GAZA CITY, Gaza Strip - Palestinian gunmen waged a street battle outside the
residence of Palestinian President Mahmoud Abbas around dawn Monday, dashing
hopes that an overnight truce would bring quiet to the Gaza Strip.
Palestinian gunmen from the Fatah
Movement carry their weapons as they march in support of Palestinian
President Mahmoud Abbas in the Jebaliya refugee camp, northern Gaza Strip,
Sunday, Dec. 17, 2006. [AP]
The rival factions Hamas and Fatah are fighting for control over the
Palestinian government, and the volatile coastal territory was buffeted by
violence all day Sunday. Three people were killed in Sunday's fighting, in which
gunmen shot up the Palestinian foreign minister's convoy and militants launched
mortar shells at Abbas' office.
Prime Minister Ismail Haniyeh has accused Abbas of inflaming the political
crisis by calling for early elections and said his Hamas group would boycott the
poll. Abbas, a moderate from Fatah, called for new elections to resolve the
political deadlock that has paralyzed the Palestinian government since the
hardline Hamas militants won January parliamentary elections.
Hamas' electoral victory split the Palestinian government, with Abbas seeking
peace with Israel and Hamas refusing to even recognize the Jewish state's
existence. The political tensions have repeatedly turned violent and the chaos
has spiraled out of control since unknown gunmen killed the three young sons of
a Fatah-allied security chief last week.
Foreign Minister Mahmoud Zahar's motorcade came under fire Sunday as it drove
near the Foreign Ministry in Gaza City. Zahar was unharmed, but the attack
unleashed a ferocious gunbattle that raged for more than an hour, the worst
fighting since unity government talks broke down late last month. Medical
officials said a 19-year-old woman was killed in the crossfire.
Zahar said top Fatah leaders were "fully responsible" for the attack on him
"and what will happen."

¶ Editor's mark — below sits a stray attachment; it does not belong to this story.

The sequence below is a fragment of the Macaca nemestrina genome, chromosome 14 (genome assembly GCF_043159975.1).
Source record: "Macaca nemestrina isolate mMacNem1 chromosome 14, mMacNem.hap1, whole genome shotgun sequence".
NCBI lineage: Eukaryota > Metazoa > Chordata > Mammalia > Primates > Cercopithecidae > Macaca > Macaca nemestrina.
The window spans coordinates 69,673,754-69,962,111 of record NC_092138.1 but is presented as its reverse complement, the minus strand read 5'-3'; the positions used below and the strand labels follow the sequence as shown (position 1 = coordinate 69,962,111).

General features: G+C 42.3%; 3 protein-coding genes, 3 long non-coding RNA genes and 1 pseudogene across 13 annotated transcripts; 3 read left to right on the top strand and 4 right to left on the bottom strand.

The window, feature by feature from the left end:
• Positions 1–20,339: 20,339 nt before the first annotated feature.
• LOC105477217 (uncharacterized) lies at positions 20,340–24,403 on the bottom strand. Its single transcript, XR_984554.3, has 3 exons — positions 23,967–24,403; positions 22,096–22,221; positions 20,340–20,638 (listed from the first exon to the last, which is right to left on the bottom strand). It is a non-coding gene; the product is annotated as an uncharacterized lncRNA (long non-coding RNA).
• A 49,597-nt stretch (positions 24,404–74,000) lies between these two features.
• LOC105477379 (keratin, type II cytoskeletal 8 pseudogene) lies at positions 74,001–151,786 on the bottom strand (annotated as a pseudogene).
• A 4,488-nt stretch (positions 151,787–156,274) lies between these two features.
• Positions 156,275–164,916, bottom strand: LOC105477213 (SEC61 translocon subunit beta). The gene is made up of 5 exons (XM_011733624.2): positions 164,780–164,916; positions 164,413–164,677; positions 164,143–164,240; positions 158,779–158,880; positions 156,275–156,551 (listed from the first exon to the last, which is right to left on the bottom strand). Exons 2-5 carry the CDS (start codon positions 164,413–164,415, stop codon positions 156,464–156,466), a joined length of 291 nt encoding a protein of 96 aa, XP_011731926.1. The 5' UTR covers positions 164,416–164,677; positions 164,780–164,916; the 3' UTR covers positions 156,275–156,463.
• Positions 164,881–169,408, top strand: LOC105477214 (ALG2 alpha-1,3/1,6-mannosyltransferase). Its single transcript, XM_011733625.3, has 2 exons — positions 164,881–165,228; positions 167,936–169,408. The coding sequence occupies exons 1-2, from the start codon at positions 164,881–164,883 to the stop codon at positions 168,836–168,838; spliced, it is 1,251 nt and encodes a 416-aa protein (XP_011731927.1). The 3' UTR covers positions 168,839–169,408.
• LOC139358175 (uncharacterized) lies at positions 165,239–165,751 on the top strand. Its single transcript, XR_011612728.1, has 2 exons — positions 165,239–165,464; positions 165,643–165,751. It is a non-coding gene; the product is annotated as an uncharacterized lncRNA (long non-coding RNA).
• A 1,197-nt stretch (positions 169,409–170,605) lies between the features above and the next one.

In a separate attack blamed on Hamas, dozens of gunmen raided a training camp
of Abbas' Presidential Guard near the president's residence, killing a member of
the elite force.
Hamas gunmen also opened fire at a demonstration of tens of thousands of
Fatah supporters in northern Gaza, wounding at least one person, and unknown
militants fired at least two mortars at Abbas' office in Gaza City. Hours later,
they launched another mortar shell.
Five pro-Fatah security men and a 45-year-old woman were wounded, officials
said. Abbas was in the West Bank at the time.
Elsewhere, the bullet-riddled body of a top security officer affiliated with
Fatah, Col. Adnan Rahmi, was discovered in northern Gaza several hours after he
disappeared, Palestinian medical officials and his family said. No group took
responsibility, but Rahmi's family blamed Hamas for the killing.
The violence persisted throughout the night, with Hamas and Fatah gunmen
waging battles in the northern Gaza town of Jebaliya, near the home of a Fatah
strongman in Gaza, and outside the Gaza parliament building. Hamas militants
also clashed with Abbas' bodyguard unit outside his Gaza home.
A French reporter, 46-year-old Didier Francois of the newspaper Liberation,
was shot in the leg during the day's violence, according to his newspaper.
Egyptian mediators and small Palestinian factions worked all day to broker an
agreement between the two sides, and a truce was announced at a press conference
in Gaza City after midnight.
But representatives of Fatah and Hamas did not appear at the press
conference, leaving the announcement to Rabbah Muhanna, a senior official in the
small Popular Front for the Liberation of Palestine. "Both sides are serious
about the agreement," Muhanna assured reporters.